Exterior renovation: why choose a ventilated façade?

You’re probably familiar with a thermal insulation composite system that’s glued directly onto the wall and clad or plastered. This system is widely used for plastered façades. But there’s an alternative to this type of exterior cladding: a curtain-type ventilated façade. In addition to offering a wide range of cladding colours, this construction has many other advantages.

The ventilated façade consists of four elements:

  • Facade cladding
  • Ventilation gap
  • Insulation
  • Substructure
ventilated facade

Façade Cladding for protection against the elements

Ceramics, fibre cement, glass, natural stone, wood or aluminium can all be used for exterior cladding. These materials primarily provide protection against cold, wind, rain and sun. The longevity of the façade depends on their resistance to frost and durability.

ventilated facade

Ventilation gap for a safe, pleasant indoor climate

The facade cladding doesn’t lie directly on the insulation. It’s separated by a ventilation gap. As a result, the insulation is effectively protected against moisture, which is safely removed from the building via the air layer behind the cladding. This guarantees rapid drying of external walls. And it prevents capillary moisture transport into the construction, for a pleasant indoor climate. As insulation and cladding are constructively separated from each other, it also provides fire, sound, heat and weather protection. Last but not least, the construction is sustainable. The individual components aren’t glued together. They can therefore be recycled separately when the facade is subsequently dismantled or renovated.

Of course, it’s important that the ventilation works perfectly and that the air flow can circulate. Otherwise you’ll have a standing layer of air that doesn’t have the effect of reliably removing building moisture and moisture from use. Make sure the air can get in at the bottom, pass unhindered at the back and come out at the top.

ventilated facade

Insulation material for comfort and energy savings

For a ventilated curtain wall, non-combustible insulating materials are used as standard, which are also hydrophobic (water-repellent) and vapor diffusion open. The construction of the ventilated façade makes it possible to realize any insulation thickness required by the Energy Saving Ordinance. U-values can thus be achieved without any problems, which meet the requirements of the Energy Saving Ordinance or even distinguish passive house or plus-energy houses.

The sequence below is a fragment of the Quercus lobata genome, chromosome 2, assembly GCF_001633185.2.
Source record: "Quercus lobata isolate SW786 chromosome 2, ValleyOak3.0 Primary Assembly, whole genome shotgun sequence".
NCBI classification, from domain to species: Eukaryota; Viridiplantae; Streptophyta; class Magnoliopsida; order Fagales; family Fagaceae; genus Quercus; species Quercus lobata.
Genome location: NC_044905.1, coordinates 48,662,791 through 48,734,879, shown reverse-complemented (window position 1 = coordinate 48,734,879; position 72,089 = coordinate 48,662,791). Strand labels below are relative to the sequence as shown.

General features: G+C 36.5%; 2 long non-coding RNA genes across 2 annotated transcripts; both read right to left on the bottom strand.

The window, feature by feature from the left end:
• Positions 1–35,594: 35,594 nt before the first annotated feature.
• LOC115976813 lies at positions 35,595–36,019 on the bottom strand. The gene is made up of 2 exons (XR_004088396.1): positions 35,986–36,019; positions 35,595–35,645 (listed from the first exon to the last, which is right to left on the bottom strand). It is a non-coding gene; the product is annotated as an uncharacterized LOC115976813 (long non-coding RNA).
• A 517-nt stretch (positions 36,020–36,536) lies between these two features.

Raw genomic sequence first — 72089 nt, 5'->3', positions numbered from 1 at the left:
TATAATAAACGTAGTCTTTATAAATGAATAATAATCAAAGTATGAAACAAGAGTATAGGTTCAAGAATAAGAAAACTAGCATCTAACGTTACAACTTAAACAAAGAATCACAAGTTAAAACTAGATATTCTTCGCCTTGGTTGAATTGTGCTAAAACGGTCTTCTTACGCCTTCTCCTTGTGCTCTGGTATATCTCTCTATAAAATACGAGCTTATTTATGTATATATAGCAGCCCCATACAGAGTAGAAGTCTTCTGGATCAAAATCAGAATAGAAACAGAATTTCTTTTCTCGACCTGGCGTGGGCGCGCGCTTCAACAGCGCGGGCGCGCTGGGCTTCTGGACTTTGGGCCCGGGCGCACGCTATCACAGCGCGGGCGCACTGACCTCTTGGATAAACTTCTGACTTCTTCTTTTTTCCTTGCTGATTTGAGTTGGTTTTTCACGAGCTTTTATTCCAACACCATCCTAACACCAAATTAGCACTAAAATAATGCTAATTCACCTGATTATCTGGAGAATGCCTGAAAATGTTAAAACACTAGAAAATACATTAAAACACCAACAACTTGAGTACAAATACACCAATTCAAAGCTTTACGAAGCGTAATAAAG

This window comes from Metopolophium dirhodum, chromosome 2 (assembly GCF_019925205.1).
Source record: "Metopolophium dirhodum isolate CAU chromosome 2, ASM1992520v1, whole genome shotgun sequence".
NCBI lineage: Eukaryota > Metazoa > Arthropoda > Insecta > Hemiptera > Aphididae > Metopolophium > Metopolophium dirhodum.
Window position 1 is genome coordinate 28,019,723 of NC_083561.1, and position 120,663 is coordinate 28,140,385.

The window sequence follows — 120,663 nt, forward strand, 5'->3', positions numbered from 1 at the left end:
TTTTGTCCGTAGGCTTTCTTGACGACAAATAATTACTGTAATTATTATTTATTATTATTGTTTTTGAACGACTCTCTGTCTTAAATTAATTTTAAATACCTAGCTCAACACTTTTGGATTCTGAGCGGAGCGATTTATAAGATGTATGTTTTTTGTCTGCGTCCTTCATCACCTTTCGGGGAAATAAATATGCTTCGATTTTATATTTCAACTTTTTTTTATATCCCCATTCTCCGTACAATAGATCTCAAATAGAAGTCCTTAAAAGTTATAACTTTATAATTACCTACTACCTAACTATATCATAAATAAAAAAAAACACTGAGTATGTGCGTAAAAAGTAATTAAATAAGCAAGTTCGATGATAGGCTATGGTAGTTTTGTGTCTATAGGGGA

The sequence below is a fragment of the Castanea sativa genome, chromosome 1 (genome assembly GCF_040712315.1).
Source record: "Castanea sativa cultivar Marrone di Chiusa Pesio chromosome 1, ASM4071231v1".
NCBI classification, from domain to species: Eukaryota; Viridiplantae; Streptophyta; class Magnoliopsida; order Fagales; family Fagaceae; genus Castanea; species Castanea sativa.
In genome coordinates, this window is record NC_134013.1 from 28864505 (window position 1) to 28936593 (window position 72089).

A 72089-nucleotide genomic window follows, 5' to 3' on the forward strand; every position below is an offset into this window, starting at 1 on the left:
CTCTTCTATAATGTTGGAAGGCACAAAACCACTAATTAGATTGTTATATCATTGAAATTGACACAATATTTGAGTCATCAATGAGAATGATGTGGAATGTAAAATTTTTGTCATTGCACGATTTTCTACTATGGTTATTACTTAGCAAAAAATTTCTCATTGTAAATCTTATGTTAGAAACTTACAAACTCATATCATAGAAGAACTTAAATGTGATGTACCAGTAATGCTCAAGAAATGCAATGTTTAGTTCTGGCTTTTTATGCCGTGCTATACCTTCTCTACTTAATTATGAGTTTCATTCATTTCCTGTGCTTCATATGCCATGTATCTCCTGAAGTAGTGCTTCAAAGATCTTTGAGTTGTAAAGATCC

You can also carry out minor repair or painting work yourself. But if the damage of the façade is so extensive that a bit of fixing and a new coat of paint are not enough, the façade must be renovated. Less experienced do-it-yourselfers should leave this to a professional.

ventilated facade

The substructure for a solid anchorage

The substructure is the direct link to the load-bearing wall. It’s often made of wood, especially in private residential construction. But it can also be made of metal or a combination of the two materials. Special attention must be paid to ensuring that the wood remains constantly dry. For this reason, an EPDM tape is attached to wooden battens to prevent the cladding material from releasing moisture to the wooden substructure. Otherwise, it would rot over time.

ventilated facade

Advantages of a ventilated curtain wall

The biggest advantage is probably the visual design possibilities that result from the use of different material options or even combinations of materials. For example, fibre cement can be optimized very well with glass or clinker.

In addition, a ventilated façade is often used for energy-efficient renovation.

In summary, there are the following advantages:

  • Clear separation between the building fabric and weather protection and thus significantly less susceptible to damage
  • Optimum moisture balance due to ventilation
  • Low maintenance
  • Great creative possibilities of the different materials
  • Varietal dismantling and recycling
  • Pleasant living climate in summer (significantly reduced heating of the walls) and winter (less cooling and heat loss)
  • Ideal for energy-saving insulation measures on residential buildings
  • Long-term value retention and value enhancement of the building
5 advantages of insulating your house

Exterior cladding for unique design

Like everything else, ventilated facades have lots of benefits but also a few disadvantages. One of them is the total cost of installation.

It’s indeed more expensive to opt for a ventilated curtain wall than for a more traditional thermal insulation composite system. However, due to its long service life and lower maintenance requirements, this disadvantage is compensated for over time.

Ventilated curtain walls are among the most successful façade systems. Due to the individual design possibilities, but also the functional and technical safety, they collect many plus points. It’s equally suitable for new buildings and renovation. They’re proven to be very economical systems. Despite the higher initial costs, they’re a real alternative due to their service life and low maintenance requirements.

Exterior renovation: why choose a ventilated façade?

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